At the resentencing hearing, the district judge took issue with the underlying premise of our opinion. His decision not to impose the enhancement, he said, was not based on the fact that Mr. Manfre merely attempted to obstruct justice:


THE COURT: . . . I listened very intently to almost two weeks of testimony. I did not find, sir, that you had obstructed justice, but rather, found that you had not obstructed justice. And I apparently was not very articulate in expressing the reasons why you didn't, Mr. Manfre, and maybe I bear some responsibility for the fact that you have been now assessed these two additional points for acceptance of responsibility. [sic] I cannot and would not criticize the decision of the Eighth Circuit. . . . We're here today for me to add, according to the mandate, these two additional points for obstruction of justice.


Believing itself bound to impose the two-level enhancement, the district court recalculated the guidelines range and sentenced Mr. Manfre to 210 months, the low end of the range provided for the defendant's offense.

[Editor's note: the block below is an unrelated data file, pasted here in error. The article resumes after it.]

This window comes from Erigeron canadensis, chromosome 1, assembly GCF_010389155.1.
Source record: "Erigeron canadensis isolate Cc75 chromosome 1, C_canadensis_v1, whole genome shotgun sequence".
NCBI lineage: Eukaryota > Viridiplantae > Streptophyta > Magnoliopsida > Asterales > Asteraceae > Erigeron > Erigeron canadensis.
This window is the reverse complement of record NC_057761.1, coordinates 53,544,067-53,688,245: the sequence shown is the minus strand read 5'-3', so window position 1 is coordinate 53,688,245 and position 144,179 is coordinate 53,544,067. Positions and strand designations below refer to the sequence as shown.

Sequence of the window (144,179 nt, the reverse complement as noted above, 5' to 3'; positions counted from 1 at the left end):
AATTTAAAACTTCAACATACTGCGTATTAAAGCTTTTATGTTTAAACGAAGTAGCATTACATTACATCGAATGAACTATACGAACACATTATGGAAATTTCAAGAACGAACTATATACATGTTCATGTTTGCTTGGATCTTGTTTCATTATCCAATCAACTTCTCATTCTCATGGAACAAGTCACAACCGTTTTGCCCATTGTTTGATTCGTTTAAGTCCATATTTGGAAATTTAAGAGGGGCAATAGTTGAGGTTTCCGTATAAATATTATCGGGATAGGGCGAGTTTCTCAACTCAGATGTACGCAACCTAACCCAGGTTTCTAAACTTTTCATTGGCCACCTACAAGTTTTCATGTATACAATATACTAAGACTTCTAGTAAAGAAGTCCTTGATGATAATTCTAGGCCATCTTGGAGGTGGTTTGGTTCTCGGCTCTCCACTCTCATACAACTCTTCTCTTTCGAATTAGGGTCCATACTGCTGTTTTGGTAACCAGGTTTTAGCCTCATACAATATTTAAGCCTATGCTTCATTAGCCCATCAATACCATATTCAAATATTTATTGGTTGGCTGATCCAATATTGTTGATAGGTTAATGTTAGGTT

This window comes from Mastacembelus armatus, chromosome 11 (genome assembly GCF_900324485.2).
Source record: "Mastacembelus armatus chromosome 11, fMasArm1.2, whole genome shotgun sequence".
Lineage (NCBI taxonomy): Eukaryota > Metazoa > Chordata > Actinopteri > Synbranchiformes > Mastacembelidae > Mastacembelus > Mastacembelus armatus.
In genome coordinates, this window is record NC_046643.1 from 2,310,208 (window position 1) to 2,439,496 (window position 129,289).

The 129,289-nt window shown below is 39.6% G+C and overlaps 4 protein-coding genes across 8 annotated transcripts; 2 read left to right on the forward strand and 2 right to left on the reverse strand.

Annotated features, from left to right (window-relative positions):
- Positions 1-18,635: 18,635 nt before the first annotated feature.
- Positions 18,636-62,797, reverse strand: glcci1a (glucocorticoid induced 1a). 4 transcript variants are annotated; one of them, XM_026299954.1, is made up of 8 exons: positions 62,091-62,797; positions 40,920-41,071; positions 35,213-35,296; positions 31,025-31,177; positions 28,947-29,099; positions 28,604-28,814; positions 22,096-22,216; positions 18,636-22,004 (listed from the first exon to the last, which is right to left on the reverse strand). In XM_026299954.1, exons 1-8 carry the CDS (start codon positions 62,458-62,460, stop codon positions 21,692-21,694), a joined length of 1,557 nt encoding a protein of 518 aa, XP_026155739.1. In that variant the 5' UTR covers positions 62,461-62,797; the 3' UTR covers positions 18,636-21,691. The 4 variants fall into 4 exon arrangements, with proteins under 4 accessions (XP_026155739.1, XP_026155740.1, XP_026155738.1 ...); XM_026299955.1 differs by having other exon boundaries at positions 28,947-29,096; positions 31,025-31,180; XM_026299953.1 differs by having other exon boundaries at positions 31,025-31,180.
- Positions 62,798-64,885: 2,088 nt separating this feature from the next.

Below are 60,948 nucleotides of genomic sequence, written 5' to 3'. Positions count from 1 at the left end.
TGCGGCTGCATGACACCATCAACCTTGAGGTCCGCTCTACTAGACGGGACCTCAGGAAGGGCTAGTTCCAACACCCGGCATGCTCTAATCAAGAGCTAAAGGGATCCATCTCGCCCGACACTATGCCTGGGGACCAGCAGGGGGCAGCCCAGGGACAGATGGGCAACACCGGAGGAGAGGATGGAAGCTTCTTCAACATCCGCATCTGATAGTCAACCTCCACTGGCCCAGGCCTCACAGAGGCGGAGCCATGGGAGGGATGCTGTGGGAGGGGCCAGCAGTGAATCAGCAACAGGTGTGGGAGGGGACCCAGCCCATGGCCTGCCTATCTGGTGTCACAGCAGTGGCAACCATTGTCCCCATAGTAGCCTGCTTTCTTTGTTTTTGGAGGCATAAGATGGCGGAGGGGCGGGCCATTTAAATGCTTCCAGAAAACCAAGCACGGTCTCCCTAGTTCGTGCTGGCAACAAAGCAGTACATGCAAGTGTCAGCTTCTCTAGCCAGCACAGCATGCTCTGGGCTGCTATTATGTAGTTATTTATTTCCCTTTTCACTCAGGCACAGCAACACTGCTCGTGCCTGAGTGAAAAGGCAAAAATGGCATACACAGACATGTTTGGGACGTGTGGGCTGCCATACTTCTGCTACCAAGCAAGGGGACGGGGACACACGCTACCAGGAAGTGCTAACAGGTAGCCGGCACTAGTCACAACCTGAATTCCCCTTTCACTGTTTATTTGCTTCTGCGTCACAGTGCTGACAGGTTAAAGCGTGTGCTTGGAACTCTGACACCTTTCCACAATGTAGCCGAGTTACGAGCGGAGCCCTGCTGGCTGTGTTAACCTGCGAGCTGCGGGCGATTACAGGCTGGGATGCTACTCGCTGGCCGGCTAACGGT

While Mr. Manfre's appeal of his second sentence was pending, the United States Supreme Court decided United States v. Booker, 543 U.S. 220, 125 S.Ct. 738, 160 L.Ed.2d 621 (2005). In Booker, the Court concluded that the mandatory federal sentencing guidelines violated the sixth amendment, but that the guidelines could be preserved so long as they were advisory. Id. at 233-34, 245-46, 125 S.Ct. 738. In light of Booker, we reversed Mr. Manfre's sentence and once again remanded the case to the district court for resentencing. United States v. Manfre, 135 Fed. Appx. 1 (8th Cir.2005) (per curiam) (Manfre II).


At the third sentencing hearing, the district court revisited the obstruction of justice enhancement. Again, the court indicated that while it did not believe that the government had proved obstruction of justice, it considered itself bound to impose the enhancement:

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THE COURT: . . . My reasoning [for not imposing the enhancement at the first sentencing] was that if it was an obstruction of justice, it was not a very good effort. And that may have been, Mr. Manfre, in retrospect, that may have been an error on my part in not more fully explaining what I — how I thought there had been no obstruction of justice effort.